What I found most interesting is how my mind was able to so thoroughly and completely lose itself in thought today. On a day when I was supposed to be focusing on painful sensations, my brain kicked the imagination into overdrive, and I’d catch myself in very different times and places every time I’d return to my breath.

I gotta get to work soon. I wonder who will be there. I wonder what I’ll be doing today.

Then I’d imagine myself already at work, talking with my coworkers. Then I’d imagine getting off of work at 1:30am, and the long public transit route home, and how shitty it would undoubtedly be in zero degree (or under) weather. Then I’d feel how cold my toes were, which would bring me back into my body, and back to my breath.

Ow, my back is really hurting. Probably from all the bending over and weird angles I put myself in to finish the bar for my living room.

Then I’d wander into a hypothetical conversation with my mother about how I’m spending money frivolously, and should really be focusing on other things right now. “I spent as little as possible making this thing!” I’d argue. Then I’d play out the rest of that conversation, and I’d work myself up into a tizzy over a conversation that never happened. By the time I remembered I was supposed to be focusing on my breath, I was already pretty agitated. Then the pain came back.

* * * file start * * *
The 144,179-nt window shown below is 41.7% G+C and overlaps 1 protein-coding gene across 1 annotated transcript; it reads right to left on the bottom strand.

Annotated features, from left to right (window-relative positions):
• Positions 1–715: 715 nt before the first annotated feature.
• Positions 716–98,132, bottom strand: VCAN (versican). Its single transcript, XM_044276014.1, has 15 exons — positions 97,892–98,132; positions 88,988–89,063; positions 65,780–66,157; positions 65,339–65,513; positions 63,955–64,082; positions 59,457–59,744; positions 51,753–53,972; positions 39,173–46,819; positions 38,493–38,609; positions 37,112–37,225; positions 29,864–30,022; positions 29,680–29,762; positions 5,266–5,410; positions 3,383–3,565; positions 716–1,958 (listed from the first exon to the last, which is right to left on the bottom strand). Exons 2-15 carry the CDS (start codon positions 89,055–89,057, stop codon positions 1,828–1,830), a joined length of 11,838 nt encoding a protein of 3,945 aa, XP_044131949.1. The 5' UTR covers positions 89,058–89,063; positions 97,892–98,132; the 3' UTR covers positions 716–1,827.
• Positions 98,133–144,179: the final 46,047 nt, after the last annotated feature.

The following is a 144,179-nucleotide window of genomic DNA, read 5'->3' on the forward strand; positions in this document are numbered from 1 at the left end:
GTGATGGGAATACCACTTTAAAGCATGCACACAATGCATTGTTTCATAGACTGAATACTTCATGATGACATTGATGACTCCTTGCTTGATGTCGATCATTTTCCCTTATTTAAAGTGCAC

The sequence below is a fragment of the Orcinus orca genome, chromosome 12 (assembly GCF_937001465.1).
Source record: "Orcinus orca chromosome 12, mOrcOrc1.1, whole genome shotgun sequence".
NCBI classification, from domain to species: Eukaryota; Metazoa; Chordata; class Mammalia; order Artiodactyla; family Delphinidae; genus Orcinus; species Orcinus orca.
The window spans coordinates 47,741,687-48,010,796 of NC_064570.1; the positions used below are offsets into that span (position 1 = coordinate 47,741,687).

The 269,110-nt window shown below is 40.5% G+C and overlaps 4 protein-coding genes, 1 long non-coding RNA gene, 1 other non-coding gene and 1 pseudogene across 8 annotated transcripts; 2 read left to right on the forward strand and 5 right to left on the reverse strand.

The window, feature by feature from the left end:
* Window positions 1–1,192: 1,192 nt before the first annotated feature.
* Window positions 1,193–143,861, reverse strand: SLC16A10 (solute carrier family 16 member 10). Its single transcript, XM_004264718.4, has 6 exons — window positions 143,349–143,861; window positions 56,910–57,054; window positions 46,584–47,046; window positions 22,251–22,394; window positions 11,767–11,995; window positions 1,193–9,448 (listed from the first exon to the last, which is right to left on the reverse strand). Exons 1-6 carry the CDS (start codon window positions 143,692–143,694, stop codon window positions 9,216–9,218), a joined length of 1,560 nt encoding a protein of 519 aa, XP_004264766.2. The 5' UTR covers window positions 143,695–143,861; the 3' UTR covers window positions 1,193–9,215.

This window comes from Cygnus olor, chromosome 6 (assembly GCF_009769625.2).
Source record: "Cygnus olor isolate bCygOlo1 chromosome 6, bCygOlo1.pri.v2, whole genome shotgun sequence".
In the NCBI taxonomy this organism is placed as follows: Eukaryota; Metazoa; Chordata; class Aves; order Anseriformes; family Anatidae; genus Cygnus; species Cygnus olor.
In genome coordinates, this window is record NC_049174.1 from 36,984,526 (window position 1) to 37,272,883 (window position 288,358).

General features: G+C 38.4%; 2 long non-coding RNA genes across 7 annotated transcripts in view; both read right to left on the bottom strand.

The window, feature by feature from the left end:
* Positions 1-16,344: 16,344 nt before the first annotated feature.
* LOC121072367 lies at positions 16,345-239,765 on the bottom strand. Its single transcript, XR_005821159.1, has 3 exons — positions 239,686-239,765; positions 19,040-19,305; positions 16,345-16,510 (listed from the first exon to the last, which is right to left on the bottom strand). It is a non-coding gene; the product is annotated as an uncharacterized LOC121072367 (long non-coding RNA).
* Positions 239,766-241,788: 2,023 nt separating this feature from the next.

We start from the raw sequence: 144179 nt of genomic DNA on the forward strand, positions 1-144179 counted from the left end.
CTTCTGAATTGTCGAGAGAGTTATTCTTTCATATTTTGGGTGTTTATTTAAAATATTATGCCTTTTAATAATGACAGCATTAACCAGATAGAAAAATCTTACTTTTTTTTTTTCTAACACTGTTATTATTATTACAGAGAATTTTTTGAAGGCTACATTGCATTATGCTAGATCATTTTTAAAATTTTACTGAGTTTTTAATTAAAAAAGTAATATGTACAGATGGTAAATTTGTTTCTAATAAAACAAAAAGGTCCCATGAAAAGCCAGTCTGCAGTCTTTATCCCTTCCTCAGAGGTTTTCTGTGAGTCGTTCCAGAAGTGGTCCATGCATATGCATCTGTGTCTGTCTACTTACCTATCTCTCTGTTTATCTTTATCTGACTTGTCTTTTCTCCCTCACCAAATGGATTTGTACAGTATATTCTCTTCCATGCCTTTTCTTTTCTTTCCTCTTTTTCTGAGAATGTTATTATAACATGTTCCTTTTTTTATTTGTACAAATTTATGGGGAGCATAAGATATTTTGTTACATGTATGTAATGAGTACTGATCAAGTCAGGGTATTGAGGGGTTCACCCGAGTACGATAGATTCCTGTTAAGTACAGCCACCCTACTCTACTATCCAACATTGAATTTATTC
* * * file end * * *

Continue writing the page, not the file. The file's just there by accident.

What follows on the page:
I wonder to what extent I’m doing this with other pains I’m experiencing, both physically and emotionally. I wonder if my mind’s tendency to experience pain in the form of a drive to distract myself with something – anything – else is bleeding out into the rest of my life. I bet it is! I have no concrete evidence for that, yet, but I’ve got a hunch, so now I’ll be on the lookout for it.

Returning to the pain (burning, dull, aching, stiffness, soreness, tension), I was reminded of the time I modeled in the nude for a painting class. I chose what I thought would be fairly easy positions to hold for 20 minutes, and realized on the first attempt that it was harder than I anticipated. Even sitting cross-legged on the floor, on a pillow, can ware on you after a while. I started anticipating my alarm, largely because it symbolized the end to my pain, or at least the potential pursuit of another distraction (namely, writing this).

Funnily enough, when I finally surrendered to the ideal that there would be no alarm, and that the future was irrelevant to my current experience, the alarm went off. Luckily (after writing this) I have to start getting ready now, otherwise I’d be strongly inclined to do my ab workout before work, which I don’t think would do much in the way of easing my muscular tension. Maybe I can squeeze in a routine before work tomorrow, though…

Sitting and Breathing: Day 5

I’ve considered coming up with more creative titles for these posts, but meh…